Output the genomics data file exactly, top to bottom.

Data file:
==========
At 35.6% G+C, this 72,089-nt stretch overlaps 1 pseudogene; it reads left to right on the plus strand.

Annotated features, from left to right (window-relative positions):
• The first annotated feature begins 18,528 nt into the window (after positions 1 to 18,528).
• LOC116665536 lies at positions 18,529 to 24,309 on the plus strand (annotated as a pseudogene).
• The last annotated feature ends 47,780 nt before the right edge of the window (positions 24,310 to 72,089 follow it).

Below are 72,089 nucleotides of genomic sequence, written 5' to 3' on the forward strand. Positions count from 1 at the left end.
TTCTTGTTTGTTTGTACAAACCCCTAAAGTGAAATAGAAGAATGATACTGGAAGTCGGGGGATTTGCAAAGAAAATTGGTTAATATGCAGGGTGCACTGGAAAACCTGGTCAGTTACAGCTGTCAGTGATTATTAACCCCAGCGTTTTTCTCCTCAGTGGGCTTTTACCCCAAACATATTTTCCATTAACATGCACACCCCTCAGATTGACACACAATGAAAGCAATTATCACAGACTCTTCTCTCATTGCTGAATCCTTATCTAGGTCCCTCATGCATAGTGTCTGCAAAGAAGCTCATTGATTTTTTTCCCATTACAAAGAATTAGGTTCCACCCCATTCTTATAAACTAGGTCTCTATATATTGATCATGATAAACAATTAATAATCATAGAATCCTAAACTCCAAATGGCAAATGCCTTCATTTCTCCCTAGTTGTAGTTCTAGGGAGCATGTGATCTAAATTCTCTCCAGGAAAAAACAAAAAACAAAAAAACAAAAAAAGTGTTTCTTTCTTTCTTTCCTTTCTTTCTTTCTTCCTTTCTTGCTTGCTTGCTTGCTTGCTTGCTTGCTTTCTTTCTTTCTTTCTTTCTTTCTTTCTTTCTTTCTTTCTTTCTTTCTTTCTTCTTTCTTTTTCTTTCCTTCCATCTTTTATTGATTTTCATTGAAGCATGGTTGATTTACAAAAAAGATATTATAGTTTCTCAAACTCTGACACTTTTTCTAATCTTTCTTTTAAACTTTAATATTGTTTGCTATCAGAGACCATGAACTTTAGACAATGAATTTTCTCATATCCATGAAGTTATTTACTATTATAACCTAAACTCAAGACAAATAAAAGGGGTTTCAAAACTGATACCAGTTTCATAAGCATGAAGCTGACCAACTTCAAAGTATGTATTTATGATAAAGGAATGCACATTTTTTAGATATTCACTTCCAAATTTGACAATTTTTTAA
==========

At 35.6% G+C, this 72,089-nt stretch overlaps 1 pseudogene; it reads left to right on the plus strand.

Annotated features, from left to right (window-relative positions):
• The first annotated feature begins 18,528 nt into the window (after positions 1 to 18,528).
• LOC116665536 lies at positions 18,529 to 24,309 on the plus strand (annotated as a pseudogene).
• The last annotated feature ends 47,780 nt before the right edge of the window (positions 24,310 to 72,089 follow it).

Below are 72,089 nucleotides of genomic sequence, written 5' to 3' on the forward strand. Positions count from 1 at the left end.
TTCTTGTTTGTTTGTACAAACCCCTAAAGTGAAATAGAAGAATGATACTGGAAGTCGGGGGATTTGCAAAGAAAATTGGTTAATATGCAGGGTGCACTGGAAAACCTGGTCAGTTACAGCTGTCAGTGATTATTAACCCCAGCGTTTTTCTCCTCAGTGGGCTTTTACCCCAAACATATTTTCCATTAACATGCACACCCCTCAGATTGACACACAATGAAAGCAATTATCACAGACTCTTCTCTCATTGCTGAATCCTTATCTAGGTCCCTCATGCATAGTGTCTGCAAAGAAGCTCATTGATTTTTTTCCCATTACAAAGAATTAGGTTCCACCCCATTCTTATAAACTAGGTCTCTATATATTGATCATGATAAACAATTAATAATCATAGAATCCTAAACTCCAAATGGCAAATGCCTTCATTTCTCCCTAGTTGTAGTTCTAGGGAGCATGTGATCTAAATTCTCTCCAGGAAAAAACAAAAAACAAAAAAACAAAAAAAGTGTTTCTTTCTTTCTTTCCTTTCTTTCTTTCTTCCTTTCTTGCTTGCTTGCTTGCTTGCTTGCTTGCTTTCTTTCTTTCTTTCTTTCTTTCTTTCTTTCTTTCTTTCTTTCTTTCTTTCTTCTTTCTTTTTCTTTCCTTCCATCTTTTATTGATTTTCATTGAAGCATGGTTGATTTACAAAAAAGATATTATAGTTTCTCAAACTCTGACACTTTTTCTAATCTTTCTTTTAAACTTTAATATTGTTTGCTATCAGAGACCATGAACTTTAGACAATGAATTTTCTCATATCCATGAAGTTATTTACTATTATAACCTAAACTCAAGACAAATAAAAGGGGTTTCAAAACTGATACCAGTTTCATAAGCATGAAGCTGACCAACTTCAAAGTATGTATTTATGATAAAGGAATGCACATTTTTTAGATATTCACTTCCAAATTTGACAATTTTTTAA